As to why the appeals court did not impose a travel ban on the two Kurds during their probationary period remains unclear. The Ministry of Justice told Hetq that the court had the right to do so. 

Here, we can make some assumptions, including that the appellate court intentionally decided not to impose a travel ban on the two Kurds. But we will not delve into this hypothesis for the moment.

Then too, even if a travel ban had been imposed, what was to stop the two Kurds from leaving Armenia. They had already crossed the borders of several countries to get to Armenia and could just as easily left Armenia.

Moreover, it is not clear when they left Armenia. Was it immediately after the appellate court’s decision or later (assuming they left on their own initiative)? The fact is that the February decision of the appellate court entered into force five months later, and during that time the free movement of Kurdish fighters was not restricted. It was only after the case was handed over to the Probation Service in August that the Kurds were found to be “missing.”

While Armenia officially claims that a search was announced for the Kurdish fighters who evaded justice, many Kurds accuse Armenia of cooperating with Turkey.

Kurds Blame Armenia for Complicity with Turkey

On September 24, the Kurdish website firatnews.com published a statement from People's Defense Forces (HPG) accusing Armenia of extraditing the two Kurds to Turkey and thus violating international legal norms.

The HPG described the alleged extradition as a “disgrace for Armenia” given the Armenian people’s historical oppression at the hands of the Turkish state.

“Comrades Leheng and Alişer encountered forces of the Armenian state in the border area with Armenia in August 2021 and acted prudently to prevent a negative situation. However, they were arrested, detained, and charged. Our friends fought legally and were brought before the Armenian Court of Appeal on 23 February 2022, which decided to release them. According to international and Armenian law, they should have been released. Instead, they were abducted and detained by the Armenian secret service. Although they were promised release after initiatives were taken, they were extradited from Armenia to Turkey about a month ago," reads the HPG statement.

Two days later, the website published a statement by the Kurdistan National Congress (KNK) Executive Council condemning the Armenian government for handing over two guerrillas to the Turkish state, saying that it was a "betrayal to the Kurdish and Armenian people and human values".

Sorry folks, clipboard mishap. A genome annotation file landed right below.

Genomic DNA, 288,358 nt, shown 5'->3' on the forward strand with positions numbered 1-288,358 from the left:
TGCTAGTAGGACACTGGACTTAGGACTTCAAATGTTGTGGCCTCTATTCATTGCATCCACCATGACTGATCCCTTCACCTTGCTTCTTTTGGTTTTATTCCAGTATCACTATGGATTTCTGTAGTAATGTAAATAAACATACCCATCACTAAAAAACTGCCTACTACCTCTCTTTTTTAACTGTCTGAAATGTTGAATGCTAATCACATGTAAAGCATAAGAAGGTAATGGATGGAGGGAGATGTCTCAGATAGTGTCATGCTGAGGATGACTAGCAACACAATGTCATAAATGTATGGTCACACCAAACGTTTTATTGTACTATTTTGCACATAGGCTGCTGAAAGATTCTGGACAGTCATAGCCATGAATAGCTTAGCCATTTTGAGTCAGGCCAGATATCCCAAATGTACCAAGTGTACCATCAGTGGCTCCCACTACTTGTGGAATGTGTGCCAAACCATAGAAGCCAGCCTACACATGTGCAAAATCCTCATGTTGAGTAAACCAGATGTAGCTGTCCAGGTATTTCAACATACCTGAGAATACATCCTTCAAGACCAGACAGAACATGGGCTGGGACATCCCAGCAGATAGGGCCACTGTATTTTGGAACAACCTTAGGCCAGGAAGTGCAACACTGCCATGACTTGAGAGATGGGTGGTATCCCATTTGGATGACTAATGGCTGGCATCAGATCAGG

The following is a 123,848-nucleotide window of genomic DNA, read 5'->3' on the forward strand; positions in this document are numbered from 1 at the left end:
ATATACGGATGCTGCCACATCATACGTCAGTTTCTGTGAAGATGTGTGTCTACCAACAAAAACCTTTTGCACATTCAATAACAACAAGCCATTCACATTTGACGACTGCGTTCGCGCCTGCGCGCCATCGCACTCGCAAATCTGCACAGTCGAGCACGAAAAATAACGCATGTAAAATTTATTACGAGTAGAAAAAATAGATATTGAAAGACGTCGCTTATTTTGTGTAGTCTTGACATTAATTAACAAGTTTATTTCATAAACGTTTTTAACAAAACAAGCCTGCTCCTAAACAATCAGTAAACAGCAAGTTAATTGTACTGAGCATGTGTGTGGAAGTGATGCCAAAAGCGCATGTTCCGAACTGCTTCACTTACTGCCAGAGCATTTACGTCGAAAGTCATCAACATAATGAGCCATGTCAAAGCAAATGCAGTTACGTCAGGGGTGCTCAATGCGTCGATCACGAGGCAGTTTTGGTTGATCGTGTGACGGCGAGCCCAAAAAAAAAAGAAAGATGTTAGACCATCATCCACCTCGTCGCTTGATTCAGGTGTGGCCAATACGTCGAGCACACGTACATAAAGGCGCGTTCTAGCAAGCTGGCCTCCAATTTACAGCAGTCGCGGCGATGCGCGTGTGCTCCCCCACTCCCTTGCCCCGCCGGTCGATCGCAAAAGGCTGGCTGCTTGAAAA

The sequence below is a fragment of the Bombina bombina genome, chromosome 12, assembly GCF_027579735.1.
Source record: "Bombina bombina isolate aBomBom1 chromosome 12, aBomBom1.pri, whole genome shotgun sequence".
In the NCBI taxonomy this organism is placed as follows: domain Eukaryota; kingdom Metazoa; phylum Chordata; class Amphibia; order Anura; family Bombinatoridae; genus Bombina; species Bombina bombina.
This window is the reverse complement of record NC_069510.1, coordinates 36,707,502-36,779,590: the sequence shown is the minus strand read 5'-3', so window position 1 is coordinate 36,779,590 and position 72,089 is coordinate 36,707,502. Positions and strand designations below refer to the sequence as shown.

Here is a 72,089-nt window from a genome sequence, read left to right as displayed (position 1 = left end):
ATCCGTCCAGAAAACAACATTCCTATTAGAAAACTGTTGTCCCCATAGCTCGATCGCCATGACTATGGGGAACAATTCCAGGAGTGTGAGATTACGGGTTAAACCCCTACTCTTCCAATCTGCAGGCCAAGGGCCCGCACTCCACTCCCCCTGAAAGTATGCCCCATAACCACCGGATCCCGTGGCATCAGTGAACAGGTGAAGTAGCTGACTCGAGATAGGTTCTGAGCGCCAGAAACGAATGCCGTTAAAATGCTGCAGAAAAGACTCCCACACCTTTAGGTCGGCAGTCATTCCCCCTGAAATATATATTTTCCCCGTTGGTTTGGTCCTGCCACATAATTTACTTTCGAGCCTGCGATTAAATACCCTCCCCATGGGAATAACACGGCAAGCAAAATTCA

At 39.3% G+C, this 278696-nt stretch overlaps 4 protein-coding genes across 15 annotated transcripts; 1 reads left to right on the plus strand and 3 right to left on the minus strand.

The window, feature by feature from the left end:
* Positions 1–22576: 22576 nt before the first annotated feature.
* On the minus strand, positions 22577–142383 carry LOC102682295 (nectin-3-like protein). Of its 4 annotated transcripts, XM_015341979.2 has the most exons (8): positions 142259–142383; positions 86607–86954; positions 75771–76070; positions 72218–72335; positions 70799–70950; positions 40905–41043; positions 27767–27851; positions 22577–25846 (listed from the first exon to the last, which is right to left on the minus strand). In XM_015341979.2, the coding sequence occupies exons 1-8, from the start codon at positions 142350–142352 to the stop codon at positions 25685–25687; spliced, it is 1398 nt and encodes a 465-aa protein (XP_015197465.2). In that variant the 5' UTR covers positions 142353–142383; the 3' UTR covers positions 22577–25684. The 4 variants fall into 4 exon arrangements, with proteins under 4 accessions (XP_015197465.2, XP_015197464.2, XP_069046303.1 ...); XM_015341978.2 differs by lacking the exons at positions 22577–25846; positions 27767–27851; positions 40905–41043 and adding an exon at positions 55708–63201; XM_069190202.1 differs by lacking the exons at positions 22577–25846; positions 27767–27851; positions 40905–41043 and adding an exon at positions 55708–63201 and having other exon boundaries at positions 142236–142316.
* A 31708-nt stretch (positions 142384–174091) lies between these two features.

The KNK accused the Pashinyan government of collusion with Ankara and handing over the two Kurds to the Turkish intelligence service MIT.

“Moreover, the Pashinyan government has approved the 1915 genocide against the Armenian people with this attitude and became a partner with the invaders of Karabakh. At the same time, this attitude is an attempt to demolish the friendship bridge between the Kurdish and Armenian people,” reads the KNK statement.

Armenian Security Service, Justice Ministry Deny “Handing Over” Kurds to Turkey

In response to the Kurdish accusations and questions raised in the Armenian press, Armenia’s National Security Service (NSS) announced that the process of handing over persons convicted in criminal proceedings is outside its scope of authority.

Clearly the NSS was pointing an accusatory finger back at the Ministry of Justice. The ministry quickly responded that while it is authorized to transfer convicts to their country of citizenship to serve the rest of their sentence, it did not hand over Atilla Çiçek and Hüseyin Yıldırım to Turkey.

"The issue of handover or transfer of the mentioned persons was not discussed at the Ministry of Justice," the ministry declared in a statement.

While the Ministry of Justice declares that it has neither “handed over nor transferred” the Kurds to Turkey there is a subtle but significant difference in the terms used. They are two different legal processes.

Foreign convicts convicted of any crime in a given country who are serving a sentence can be “transferred” to the country of their citizenship to serve the rest of their sentences in accordance with the procedure established by bilateral and multilateral international agreements. If a foreigner convicted in Armenia petitions to serve the rest of their sentence in the country of his citizenship, the Ministry of Justice examines the documents and the justice minister either approves or denies the request.   

The process of “handing over” convicts is the same as extradition. This is the case when one state, for example, Armenia, discovers in its territory a person who has committed a crime and is wanted in the territory of another state, or a person who has already been convicted and is evading (is on the run from) justice. Based on international or bilateral agreements, Armenia hands over the wanted person to the given state to continue the criminal prosecution there or to execute the existing sentence.